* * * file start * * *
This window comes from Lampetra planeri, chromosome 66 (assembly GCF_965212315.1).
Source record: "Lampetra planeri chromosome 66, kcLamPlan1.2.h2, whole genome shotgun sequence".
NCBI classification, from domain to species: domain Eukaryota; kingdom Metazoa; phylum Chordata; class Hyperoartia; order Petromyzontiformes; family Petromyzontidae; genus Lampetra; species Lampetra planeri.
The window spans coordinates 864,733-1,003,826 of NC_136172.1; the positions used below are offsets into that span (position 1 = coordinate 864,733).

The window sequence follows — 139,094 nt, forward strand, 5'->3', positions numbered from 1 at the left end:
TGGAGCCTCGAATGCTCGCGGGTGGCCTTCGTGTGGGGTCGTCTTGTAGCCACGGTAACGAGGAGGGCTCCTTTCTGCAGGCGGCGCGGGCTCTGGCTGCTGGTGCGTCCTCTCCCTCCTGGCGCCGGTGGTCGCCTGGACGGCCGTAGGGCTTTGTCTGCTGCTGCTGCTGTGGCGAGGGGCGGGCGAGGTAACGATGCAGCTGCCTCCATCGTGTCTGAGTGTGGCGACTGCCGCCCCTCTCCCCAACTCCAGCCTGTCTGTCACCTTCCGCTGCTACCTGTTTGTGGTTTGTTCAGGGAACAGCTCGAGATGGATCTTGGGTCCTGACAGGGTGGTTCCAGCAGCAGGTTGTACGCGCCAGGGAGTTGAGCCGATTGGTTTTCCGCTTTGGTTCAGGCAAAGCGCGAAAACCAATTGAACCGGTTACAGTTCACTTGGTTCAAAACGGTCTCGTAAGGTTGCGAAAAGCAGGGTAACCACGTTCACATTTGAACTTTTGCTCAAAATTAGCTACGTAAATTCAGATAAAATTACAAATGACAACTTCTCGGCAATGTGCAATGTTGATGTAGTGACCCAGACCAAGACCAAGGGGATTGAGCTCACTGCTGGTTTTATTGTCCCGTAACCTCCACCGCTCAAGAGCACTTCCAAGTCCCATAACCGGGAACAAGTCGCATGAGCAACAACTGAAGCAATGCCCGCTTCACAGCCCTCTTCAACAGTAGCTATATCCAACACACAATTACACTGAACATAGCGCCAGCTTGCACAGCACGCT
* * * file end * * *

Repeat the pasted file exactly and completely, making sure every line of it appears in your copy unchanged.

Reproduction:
This window comes from Lampetra planeri, chromosome 66 (assembly GCF_965212315.1).
Source record: "Lampetra planeri chromosome 66, kcLamPlan1.2.h2, whole genome shotgun sequence".
NCBI classification, from domain to species: domain Eukaryota; kingdom Metazoa; phylum Chordata; class Hyperoartia; order Petromyzontiformes; family Petromyzontidae; genus Lampetra; species Lampetra planeri.
The window spans coordinates 864,733-1,003,826 of NC_136172.1; the positions used below are offsets into that span (position 1 = coordinate 864,733).

The window sequence follows — 139,094 nt, forward strand, 5'->3', positions numbered from 1 at the left end:
TGGAGCCTCGAATGCTCGCGGGTGGCCTTCGTGTGGGGTCGTCTTGTAGCCACGGTAACGAGGAGGGCTCCTTTCTGCAGGCGGCGCGGGCTCTGGCTGCTGGTGCGTCCTCTCCCTCCTGGCGCCGGTGGTCGCCTGGACGGCCGTAGGGCTTTGTCTGCTGCTGCTGCTGTGGCGAGGGGCGGGCGAGGTAACGATGCAGCTGCCTCCATCGTGTCTGAGTGTGGCGACTGCCGCCCCTCTCCCCAACTCCAGCCTGTCTGTCACCTTCCGCTGCTACCTGTTTGTGGTTTGTTCAGGGAACAGCTCGAGATGGATCTTGGGTCCTGACAGGGTGGTTCCAGCAGCAGGTTGTACGCGCCAGGGAGTTGAGCCGATTGGTTTTCCGCTTTGGTTCAGGCAAAGCGCGAAAACCAATTGAACCGGTTACAGTTCACTTGGTTCAAAACGGTCTCGTAAGGTTGCGAAAAGCAGGGTAACCACGTTCACATTTGAACTTTTGCTCAAAATTAGCTACGTAAATTCAGATAAAATTACAAATGACAACTTCTCGGCAATGTGCAATGTTGATGTAGTGACCCAGACCAAGACCAAGGGGATTGAGCTCACTGCTGGTTTTATTGTCCCGTAACCTCCACCGCTCAAGAGCACTTCCAAGTCCCATAACCGGGAACAAGTCGCATGAGCAACAACTGAAGCAATGCCCGCTTCACAGCCCTCTTCAACAGTAGCTATATCCAACACACAATTACACTGAACATAGCGCCAGCTTGCACAGCACGCT